Driver Knowledge Tests

What is a dangerous goods placard?

Dangerous goods placards are warning signs displayed on a truck, trailer, container or portable tank that warn other drivers and emergency services personnel that a vehicle is carrying potentially hazardous materials.

Underneath certain weights, volumes or masses, vehicles don’t have to display a dangerous goods placard when transporting them by road.

Placard design

A placard is a square of at least 250mm down each side, set at an angle of 45 degrees. It has a specific design for one of the 9 classes of dangerous goods.

Radioactive goods placard showing minimum dimensions. The number 7 must be no smaller than 25mm high. The UN number can be displayed above the 7.

The UN number (United Nations number) is a four-digit number that precisely identifies the dangerous good. It can be included in a placard or label or it can be displayed adjacent to it.

Two options for displaying the UN number for turpentine on a placard or label

Where are dangerous goods placards placed?

The placard must be either placed in a frame and fixed to the vehicle, or it must be stencilled or printed directly onto the vehicle.

Framed placards on the front of a b-double combination showing the primary and secondary risk – classes 5.2 and 4.1

The placards must be on the front of the prime mover or the truck (if it’s a rigid truck), on the back of the trailer or the truck, and the front of the trailer, including the front of any combination.

Dangerous goods generic placard on the front of a prime mover

Trucks and trailers that carry general freight usually have folding metal placards in a frame which can be quickly changed according to the dangerous goods being carried, whereas specialist vehicles such as fuel tankers are permanently placarded and with larger 400mm labels or stencils.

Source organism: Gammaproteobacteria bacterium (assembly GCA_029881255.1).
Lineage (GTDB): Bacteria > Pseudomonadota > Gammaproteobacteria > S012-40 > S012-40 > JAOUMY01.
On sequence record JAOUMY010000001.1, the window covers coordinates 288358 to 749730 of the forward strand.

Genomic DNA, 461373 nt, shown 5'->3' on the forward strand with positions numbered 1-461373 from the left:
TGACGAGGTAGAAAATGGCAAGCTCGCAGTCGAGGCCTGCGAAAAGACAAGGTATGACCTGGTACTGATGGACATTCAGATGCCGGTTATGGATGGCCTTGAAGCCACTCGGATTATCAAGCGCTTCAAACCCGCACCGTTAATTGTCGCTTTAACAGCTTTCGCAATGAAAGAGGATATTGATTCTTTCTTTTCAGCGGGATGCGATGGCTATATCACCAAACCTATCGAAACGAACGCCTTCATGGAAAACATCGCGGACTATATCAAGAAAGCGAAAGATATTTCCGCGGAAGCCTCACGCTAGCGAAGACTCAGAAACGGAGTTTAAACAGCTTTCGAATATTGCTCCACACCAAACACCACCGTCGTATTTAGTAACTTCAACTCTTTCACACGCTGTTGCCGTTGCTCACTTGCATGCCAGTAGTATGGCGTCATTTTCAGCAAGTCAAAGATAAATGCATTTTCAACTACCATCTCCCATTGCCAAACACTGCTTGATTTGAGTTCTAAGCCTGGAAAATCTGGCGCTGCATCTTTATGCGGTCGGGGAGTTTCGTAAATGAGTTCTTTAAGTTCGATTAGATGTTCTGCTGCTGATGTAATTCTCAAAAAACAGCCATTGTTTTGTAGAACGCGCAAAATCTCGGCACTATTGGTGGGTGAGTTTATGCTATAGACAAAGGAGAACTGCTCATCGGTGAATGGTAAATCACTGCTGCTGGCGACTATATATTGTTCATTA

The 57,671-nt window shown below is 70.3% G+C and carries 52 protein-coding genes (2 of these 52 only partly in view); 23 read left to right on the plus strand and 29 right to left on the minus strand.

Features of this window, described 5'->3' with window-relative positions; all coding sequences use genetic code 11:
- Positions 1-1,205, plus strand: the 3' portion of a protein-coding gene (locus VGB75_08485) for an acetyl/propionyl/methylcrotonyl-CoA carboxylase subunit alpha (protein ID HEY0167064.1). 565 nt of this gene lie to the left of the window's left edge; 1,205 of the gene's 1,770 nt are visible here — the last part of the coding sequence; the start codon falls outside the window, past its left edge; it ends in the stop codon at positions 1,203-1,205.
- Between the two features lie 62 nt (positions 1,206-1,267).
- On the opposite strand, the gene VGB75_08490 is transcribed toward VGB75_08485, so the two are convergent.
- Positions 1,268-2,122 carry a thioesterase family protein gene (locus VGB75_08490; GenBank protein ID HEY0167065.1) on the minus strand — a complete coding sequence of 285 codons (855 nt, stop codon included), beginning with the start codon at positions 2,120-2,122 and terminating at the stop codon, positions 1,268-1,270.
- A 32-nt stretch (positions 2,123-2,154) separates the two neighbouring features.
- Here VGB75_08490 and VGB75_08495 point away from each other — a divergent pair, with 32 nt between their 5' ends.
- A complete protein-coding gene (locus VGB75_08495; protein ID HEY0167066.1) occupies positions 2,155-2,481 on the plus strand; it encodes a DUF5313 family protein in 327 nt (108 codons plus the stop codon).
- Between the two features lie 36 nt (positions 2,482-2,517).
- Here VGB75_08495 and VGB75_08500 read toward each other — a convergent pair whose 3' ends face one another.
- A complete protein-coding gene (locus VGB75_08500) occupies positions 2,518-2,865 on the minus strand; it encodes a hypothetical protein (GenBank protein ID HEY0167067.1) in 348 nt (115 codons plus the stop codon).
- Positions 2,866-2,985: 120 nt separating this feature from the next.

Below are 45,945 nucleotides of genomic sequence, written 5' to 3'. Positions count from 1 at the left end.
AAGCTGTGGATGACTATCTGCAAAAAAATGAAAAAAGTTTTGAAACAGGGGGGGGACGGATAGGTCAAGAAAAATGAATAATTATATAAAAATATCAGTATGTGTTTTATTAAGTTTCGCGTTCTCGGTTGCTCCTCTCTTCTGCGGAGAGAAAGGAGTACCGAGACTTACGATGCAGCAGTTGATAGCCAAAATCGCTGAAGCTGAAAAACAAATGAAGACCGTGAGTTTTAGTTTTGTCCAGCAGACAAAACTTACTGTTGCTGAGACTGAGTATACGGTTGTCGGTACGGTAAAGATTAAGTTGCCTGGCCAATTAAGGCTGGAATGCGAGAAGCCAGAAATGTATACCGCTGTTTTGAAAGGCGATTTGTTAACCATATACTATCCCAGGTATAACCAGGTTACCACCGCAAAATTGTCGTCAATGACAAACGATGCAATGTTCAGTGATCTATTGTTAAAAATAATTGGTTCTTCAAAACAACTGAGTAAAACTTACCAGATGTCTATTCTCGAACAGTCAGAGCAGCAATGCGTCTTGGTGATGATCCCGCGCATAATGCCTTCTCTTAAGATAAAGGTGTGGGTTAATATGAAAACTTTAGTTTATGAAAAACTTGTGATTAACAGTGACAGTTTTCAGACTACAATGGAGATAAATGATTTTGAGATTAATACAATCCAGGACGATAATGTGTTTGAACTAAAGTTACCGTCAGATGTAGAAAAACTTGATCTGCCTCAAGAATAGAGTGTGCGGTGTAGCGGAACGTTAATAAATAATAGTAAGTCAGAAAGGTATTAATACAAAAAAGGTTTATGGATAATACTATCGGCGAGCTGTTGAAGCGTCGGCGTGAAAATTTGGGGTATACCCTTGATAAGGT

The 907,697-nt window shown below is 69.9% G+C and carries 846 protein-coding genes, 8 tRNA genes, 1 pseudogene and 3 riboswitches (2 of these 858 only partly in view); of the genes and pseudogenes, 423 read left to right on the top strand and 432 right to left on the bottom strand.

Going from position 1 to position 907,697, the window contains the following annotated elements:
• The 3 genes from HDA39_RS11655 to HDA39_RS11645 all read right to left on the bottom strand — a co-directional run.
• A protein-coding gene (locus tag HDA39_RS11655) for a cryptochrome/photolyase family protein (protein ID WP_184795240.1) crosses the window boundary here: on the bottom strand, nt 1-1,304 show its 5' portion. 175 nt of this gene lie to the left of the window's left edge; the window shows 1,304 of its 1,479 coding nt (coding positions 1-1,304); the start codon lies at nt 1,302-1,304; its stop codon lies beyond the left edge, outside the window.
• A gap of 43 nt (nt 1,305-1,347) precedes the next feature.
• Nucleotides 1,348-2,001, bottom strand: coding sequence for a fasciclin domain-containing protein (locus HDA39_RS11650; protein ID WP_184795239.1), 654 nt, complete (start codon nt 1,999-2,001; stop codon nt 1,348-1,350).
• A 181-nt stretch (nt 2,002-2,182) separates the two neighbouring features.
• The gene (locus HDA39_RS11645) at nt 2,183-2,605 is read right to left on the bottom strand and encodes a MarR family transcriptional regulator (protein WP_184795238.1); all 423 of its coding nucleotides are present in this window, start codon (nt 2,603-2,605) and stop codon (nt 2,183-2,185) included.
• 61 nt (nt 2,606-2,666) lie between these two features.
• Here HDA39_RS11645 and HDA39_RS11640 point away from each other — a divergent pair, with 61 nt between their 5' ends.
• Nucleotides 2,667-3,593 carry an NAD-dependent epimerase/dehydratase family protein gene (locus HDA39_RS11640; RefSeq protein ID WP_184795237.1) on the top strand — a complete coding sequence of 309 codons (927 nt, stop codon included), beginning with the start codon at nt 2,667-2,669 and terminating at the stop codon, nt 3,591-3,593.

Tankers must have placards on the side, too.

Hazardous goods placards on the side of a tanker with three compartments

The goods will also be labelled with the dangerous goods classes so that the people responsible for loading and unloading can understand the risk profile of the goods. These could be as small as a bottle containing a few litres or less, or as large as an IBC containing a thousand litres.

Containers and portable tanks are labelled, too, as they may be transferred between vehicles and also be left separately from a vehicle.

This demountable portable tank of hydrogen peroxide shows two dangerous goods labels (oxidising agent and corrosive) plus a UN number panel to the left

Placards must be displayed until:

  • all dangerous goods have been removed from the trailer or truck body
  • the prime mover is not pulling a trailer with dangerous goods
  • any part of the vehicle that has directly contained dangerous goods (e.g. a tank) has been properly cleaned.

Placards must not be displayed if there is no dangerous goods risk.

Darren is an expert on driving and transport, and is a member of the Institute of Advanced Motorists

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